We’re good. Our vanilla app works as expected. Now let’s move on to rewriting this app in React. After all, that’s the purpose of me writing and you reading this article. Before going into coding, we will need to set up a React development environment.

Setting up React environment

The very first step is to set up a React development environment. React is a complex framework with a number of dependencies. Setting up a React project manually is a tough work for beginners. If we go for manual setup, we’ll end up spending a long time in just bringing up the environment for a simple hello world app. Fortunately, we don’t have to do that.

There is a utility called create-react-app which, I believe, is the most popular way to get started with React. With create-react-app, you don’t need to learn and configure many build tools. All we’ve to do is give a single command. Instant reloads (code watcher) help you focus on development. When it’s time to deploy, your bundles are optimized automatically. Under the hood, webpack, Babel, ESLint, and other amazing projects are used to power your app. We don’t have to worry about all of that at this point. All we want is to get a development environment quickly.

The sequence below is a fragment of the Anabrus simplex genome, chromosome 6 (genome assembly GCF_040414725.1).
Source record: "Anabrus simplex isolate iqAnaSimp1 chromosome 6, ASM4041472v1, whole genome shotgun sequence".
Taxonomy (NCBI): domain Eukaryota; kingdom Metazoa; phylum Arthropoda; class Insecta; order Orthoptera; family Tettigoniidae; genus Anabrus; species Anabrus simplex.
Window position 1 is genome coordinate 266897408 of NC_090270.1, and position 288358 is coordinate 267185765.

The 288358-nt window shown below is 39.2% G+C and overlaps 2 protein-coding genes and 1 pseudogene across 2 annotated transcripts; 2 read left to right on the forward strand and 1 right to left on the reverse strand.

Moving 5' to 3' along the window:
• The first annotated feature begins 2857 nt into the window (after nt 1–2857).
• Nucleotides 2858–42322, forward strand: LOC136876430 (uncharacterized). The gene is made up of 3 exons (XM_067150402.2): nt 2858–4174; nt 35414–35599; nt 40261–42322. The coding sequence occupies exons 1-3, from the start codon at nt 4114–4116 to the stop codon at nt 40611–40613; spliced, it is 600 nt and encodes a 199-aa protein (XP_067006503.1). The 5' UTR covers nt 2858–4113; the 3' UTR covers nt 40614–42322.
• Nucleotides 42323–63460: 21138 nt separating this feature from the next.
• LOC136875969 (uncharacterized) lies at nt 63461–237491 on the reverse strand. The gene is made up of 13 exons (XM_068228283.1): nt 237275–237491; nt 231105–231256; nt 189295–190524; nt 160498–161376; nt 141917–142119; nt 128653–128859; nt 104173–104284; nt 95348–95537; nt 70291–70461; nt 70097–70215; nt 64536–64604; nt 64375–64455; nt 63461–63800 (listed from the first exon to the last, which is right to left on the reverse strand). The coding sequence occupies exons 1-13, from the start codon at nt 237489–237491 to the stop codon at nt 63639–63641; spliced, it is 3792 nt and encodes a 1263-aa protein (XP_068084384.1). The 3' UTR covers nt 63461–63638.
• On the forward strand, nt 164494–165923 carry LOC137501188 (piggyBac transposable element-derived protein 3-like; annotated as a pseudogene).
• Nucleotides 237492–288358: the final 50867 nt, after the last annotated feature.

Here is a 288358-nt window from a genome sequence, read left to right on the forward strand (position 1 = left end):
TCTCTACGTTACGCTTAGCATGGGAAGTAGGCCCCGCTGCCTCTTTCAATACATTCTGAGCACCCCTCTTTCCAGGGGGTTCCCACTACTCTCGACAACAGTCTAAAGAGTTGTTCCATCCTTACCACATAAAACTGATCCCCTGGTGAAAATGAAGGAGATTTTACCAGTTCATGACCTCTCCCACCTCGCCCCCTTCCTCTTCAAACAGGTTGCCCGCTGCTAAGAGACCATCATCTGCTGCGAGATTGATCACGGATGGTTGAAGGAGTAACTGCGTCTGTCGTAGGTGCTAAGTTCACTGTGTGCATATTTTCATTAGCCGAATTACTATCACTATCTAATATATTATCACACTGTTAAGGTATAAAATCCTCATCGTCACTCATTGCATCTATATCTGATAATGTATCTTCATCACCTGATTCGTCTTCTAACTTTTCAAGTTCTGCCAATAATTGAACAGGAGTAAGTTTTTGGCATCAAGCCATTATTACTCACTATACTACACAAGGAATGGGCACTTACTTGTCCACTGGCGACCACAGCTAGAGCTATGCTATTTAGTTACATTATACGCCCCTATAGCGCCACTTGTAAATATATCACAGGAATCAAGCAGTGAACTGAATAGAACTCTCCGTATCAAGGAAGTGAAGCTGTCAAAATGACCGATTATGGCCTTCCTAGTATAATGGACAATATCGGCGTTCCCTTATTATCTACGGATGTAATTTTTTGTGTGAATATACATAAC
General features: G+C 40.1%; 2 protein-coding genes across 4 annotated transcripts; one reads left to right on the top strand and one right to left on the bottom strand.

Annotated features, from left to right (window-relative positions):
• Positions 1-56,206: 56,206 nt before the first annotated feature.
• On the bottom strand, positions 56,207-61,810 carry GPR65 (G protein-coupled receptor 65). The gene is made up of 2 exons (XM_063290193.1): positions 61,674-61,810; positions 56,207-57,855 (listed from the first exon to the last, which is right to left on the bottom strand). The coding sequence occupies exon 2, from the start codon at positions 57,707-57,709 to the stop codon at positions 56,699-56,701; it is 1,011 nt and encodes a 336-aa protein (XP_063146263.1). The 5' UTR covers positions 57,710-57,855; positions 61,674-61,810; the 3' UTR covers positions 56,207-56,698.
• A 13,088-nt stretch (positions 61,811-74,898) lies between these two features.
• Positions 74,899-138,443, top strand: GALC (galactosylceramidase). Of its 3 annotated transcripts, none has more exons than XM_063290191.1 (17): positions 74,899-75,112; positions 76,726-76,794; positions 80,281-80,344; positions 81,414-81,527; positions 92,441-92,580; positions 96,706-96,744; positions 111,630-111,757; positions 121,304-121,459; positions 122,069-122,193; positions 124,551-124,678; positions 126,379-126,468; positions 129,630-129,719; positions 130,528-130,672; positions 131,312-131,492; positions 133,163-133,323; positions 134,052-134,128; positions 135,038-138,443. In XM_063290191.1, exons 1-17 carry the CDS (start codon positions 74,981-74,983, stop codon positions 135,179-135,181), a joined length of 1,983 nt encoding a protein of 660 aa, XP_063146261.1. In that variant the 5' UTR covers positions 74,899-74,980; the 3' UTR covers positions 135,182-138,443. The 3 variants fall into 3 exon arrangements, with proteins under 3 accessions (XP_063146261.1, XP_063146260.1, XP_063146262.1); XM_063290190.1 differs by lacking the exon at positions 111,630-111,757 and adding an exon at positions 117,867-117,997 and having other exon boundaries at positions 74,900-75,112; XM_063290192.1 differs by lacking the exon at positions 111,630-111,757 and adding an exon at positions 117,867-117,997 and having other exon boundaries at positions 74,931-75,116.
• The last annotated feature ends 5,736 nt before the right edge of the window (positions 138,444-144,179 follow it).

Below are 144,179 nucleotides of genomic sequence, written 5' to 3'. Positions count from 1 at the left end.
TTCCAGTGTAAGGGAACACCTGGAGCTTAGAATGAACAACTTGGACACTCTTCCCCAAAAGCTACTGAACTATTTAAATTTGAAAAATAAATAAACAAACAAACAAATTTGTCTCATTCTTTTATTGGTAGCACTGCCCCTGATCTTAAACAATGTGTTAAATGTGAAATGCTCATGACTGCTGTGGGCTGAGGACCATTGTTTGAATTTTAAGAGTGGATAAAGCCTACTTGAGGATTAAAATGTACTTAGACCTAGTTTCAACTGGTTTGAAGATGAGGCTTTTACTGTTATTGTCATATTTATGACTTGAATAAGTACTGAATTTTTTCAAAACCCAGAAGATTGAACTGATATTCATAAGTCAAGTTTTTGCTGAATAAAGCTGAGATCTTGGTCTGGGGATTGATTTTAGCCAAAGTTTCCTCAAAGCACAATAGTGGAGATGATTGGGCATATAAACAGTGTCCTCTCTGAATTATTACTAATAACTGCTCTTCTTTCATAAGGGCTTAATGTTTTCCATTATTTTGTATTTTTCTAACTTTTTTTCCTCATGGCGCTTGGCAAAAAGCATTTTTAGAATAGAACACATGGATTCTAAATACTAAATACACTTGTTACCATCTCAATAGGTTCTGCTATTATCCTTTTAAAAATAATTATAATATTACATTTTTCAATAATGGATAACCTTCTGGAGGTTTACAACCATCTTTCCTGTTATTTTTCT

In short, this is the best way to start the React journey. To create the default template project, use the following command:

> npx create-react-app react-app

The second argument (react-app) is the folder name where the app will be placed. The procedure of creating a React environment takes time. Be patient while the dependencies are installed. Here is the output of a typical run (Don’t pay attention to 1423 packages that gets installed :-)):

> npx create-react-app react-app

Creating a new React app in /Users/mayankc/Work/source/learn-react-by-example/react-app.

Installing packages. This might take a couple of minutes.
Installing react, react-dom, and react-scripts with cra-template...

added 1423 packages in 54s

235 packages are looking for funding
run `npm fund` for details

Installing template dependencies using npm...

added 62 packages, and changed 1 package in 3s

235 packages are looking for funding